CONTEXT.­: The main focus of education in most pathology residency and subspecialty pathology fellowships is the light microscopic examination of pathology specimens. Classes with multiheaded scopes are the most popular among pathology trainees. Until recently, it was difficult to imagine that this educational approach could change. In the beginning of March 2020, our country faced a serious challenge, which all of us now know as the coronavirus disease 2019 (COVID-19) pandemic. The rules of social distancing and work from home were applied. These types of restrictions were implemented in almost all parts of our life, including work and pathology education. OBJECTIVE.­: To share our experience in the Department of Hematopathology at the University of Texas MD Anderson Cancer Center during the COVID-19 pandemic. We describe our experience in modifying our approaches to education. We show how we overcame many obstacles to learning by building one of the largest virtual hematopathology educational platforms via Cisco WebEx and using social media, in particular Twitter. These tools facilitated the learning of hematopathology by medical students, pathology trainees, and practicing pathologists from all over the world. DATA SOURCES.­: During the first 3 months of the pandemic (April, May, and June, 2020), we evaluated the visitor attendance to the MD Anderson Cancer Center Hematopathology Virtual Educational Platform using data collected by the Cisco WebEx Web site. To determine the impact that the platform had on medical education for the hematopathology community on Twitter, the analytic metrics obtained from Symplur LLC (www.symplur.com, April 27, 2020) were used via its Symplur Signals program. CONCLUSIONS.­: Our experience using the MD Anderson Hematopathology Virtual Platform showed that there is substantial global interest and desire for virtual hematopathology education, especially during the COVID-19 pandemic.


Subject(s)
COVID-19/prevention & control , Education, Distance/methods , Education, Medical/methods , Hematology/education , Pathology/education , Social Media , Education, Distance/organization & administration , Education, Distance/trends , Education, Medical/organization & administration , Education, Medical/trends , Humans , Texas
18.
FEMS Microbiol Lett ; 368(18)2021 10 09.
Article in English | MEDLINE | ID: covidwho-1455295

ABSTRACT

The Covid-19 pandemic has demanded modifications to undergraduates' learning experiences and promised a more challenging scientific world in which they will live. Bespoke evidence synthesis and critical appraisal skills modules are an opportunity to utilize our information-saturated world to our advantage. This program of study made use of a virtual journal club, structured literature searches, scoping review methods and a variety of online research tools to navigate and critique the literature. The program design is here outlined with sample learning objectives and reference to the resources used.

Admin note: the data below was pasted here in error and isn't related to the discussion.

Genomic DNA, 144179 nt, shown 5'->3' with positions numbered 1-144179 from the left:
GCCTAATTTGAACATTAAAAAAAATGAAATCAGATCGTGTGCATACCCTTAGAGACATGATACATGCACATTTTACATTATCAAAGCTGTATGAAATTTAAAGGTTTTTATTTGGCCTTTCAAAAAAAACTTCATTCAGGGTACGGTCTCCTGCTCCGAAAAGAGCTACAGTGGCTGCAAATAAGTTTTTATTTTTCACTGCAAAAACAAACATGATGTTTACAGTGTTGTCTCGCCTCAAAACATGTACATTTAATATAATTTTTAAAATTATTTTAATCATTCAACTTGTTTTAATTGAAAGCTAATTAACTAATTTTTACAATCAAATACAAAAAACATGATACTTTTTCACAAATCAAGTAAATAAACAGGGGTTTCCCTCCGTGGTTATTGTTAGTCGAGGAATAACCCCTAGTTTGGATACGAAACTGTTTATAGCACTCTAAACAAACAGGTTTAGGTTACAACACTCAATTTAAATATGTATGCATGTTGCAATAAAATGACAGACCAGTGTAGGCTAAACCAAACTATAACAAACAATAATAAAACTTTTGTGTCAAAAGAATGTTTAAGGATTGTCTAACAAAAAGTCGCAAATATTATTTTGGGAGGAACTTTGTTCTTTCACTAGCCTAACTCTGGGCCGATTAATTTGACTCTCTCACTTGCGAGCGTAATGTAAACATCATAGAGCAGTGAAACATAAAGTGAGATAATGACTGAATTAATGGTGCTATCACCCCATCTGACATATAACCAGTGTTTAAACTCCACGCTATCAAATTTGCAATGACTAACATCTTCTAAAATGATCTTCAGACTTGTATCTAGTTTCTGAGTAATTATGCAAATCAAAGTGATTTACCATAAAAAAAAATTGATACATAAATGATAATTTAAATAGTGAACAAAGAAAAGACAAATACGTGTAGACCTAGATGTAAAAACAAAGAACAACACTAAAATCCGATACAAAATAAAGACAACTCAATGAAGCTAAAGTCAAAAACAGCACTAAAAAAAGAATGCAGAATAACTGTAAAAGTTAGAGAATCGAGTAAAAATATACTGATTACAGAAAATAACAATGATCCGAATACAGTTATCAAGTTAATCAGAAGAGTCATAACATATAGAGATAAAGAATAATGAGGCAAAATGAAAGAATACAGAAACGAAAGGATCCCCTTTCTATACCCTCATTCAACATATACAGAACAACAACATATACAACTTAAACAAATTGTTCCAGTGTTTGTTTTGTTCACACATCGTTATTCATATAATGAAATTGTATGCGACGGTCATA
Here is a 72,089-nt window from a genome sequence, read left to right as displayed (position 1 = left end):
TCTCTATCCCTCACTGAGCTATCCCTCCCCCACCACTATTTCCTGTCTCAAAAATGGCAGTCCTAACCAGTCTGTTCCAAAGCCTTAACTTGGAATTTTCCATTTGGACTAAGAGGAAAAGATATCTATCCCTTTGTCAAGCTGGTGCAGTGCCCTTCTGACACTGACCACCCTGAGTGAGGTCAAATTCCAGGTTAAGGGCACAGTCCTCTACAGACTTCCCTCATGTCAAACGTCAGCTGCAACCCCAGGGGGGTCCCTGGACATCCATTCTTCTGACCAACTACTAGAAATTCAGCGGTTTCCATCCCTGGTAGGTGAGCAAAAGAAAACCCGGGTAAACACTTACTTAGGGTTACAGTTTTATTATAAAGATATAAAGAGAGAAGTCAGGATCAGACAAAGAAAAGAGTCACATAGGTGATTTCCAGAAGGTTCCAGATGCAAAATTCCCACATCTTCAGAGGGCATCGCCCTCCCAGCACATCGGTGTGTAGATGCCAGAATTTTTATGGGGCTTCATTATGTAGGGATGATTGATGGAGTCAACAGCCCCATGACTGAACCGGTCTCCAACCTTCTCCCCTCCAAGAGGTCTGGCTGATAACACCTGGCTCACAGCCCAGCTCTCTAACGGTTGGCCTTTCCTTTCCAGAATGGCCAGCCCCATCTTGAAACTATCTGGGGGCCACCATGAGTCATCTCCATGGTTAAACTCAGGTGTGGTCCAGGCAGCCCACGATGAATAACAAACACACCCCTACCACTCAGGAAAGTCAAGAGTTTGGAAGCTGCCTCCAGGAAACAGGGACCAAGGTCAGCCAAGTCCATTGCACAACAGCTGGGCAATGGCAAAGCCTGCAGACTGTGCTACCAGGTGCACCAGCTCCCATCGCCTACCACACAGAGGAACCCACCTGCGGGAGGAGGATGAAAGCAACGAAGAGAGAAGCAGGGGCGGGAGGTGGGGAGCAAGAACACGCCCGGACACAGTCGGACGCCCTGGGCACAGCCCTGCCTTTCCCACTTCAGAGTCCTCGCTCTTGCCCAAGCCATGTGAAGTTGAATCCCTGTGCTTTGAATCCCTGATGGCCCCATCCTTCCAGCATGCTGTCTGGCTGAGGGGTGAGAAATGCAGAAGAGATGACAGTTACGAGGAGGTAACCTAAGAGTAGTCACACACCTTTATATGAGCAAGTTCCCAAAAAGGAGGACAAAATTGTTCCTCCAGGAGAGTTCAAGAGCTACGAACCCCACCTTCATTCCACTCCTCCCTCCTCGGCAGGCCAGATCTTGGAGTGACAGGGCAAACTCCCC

Subject(s)
Education, Medical/methods , Teaching , COVID-19/epidemiology , Evidence-Based Medicine , Humans , Journalism, Medical , SARS-CoV-2 , Thinking
19.
Med Teach ; 44(2): 187-195, 2022 02.
Article in English | MEDLINE | ID: covidwho-1450319

ABSTRACT

AIMS: The COVID-19 pandemic has seen a major disruption to undergraduate and postgraduate clinical medical education. The aim of this rapid review was to identify and synthesize published literature relating to the solutions, enablers and barriers to online learning implemented in clinical medical education during the first year of the COVID-19 pandemic. METHODS: All articles published before March 2021 in peer-reviewed journals, including MedEdPublish, that described authors' experience of online learning in response to the COVID-19 pandemic. A descriptive analysis of the solutions and a qualitative template analysis of enablers and barriers. RESULTS: 87 articles were identified for inclusion. Face to face teaching was maintained with interactive approaches between learners and/or learners and teachers. Several innovative solutions were identified. The enablers were a readiness and rapid response by institutions, with innovation by teachers. The barriers were the lack of planning and resources, usability problems and limited interactivity between teachers and students. CONCLUSIONS: Important and timely evidence was obtained that can inform future policy, practice and research. The findings highlighted the urgent need to use rapid design and implementation methods with greater explicit descriptions in published articles to ensure applicability to other contexts.


Subject(s)
COVID-19 , Education, Distance , Education, Medical , COVID-19/epidemiology , Education, Distance/organization & administration , Education, Medical/methods , Education, Medical/organization & administration , Humans , Pandemics
20.
Am J Phys Med Rehabil ; 100(9): 831-836, 2021 09 01.
Article in English | MEDLINE | ID: covidwho-1447682

ABSTRACT

ABSTRACT: The novel coronavirus 2019 pandemic has led to new dilemmas in medical education because of an initial shortage of personal protective equipment, uncertainty regarding disease transmission and treatments, travel restrictions, and social distancing guidelines. These new problems further compound the already existing problem of limited medical student exposure to the field of physical medicine and rehabilitation, particularly for students in medical schools lacking a department of physical medicine and rehabilitation, approximately 50% of medical schools. A virtual medical student physical medicine and rehabilitation rotation was created to mitigate coronavirus 2019-related limitations and impact on medical education. Using audiovisual technology, students had the opportunity to participate in clinical inpatient and outpatient care, live-streamed procedures, and virtual didactics, develop and showcase their clinical knowledge and reasoning skills, and become familiar with the culture of the physical medicine and rehabilitation residency program. Adaptive educational approaches, including integration of the flipped classroom model, success, pitfalls, and areas for improvement will be described and discussed. Providing nontraditional methods for physical medicine and rehabilitation education and exposure to medical students is crucial to maintain and promote growth of the field in this unprecedented and increasingly virtual era.


Subject(s)
COVID-19 , Education, Distance/methods , Education, Medical/methods , Internship and Residency/methods , Physical and Rehabilitation Medicine/education , Humans , SARS-CoV-2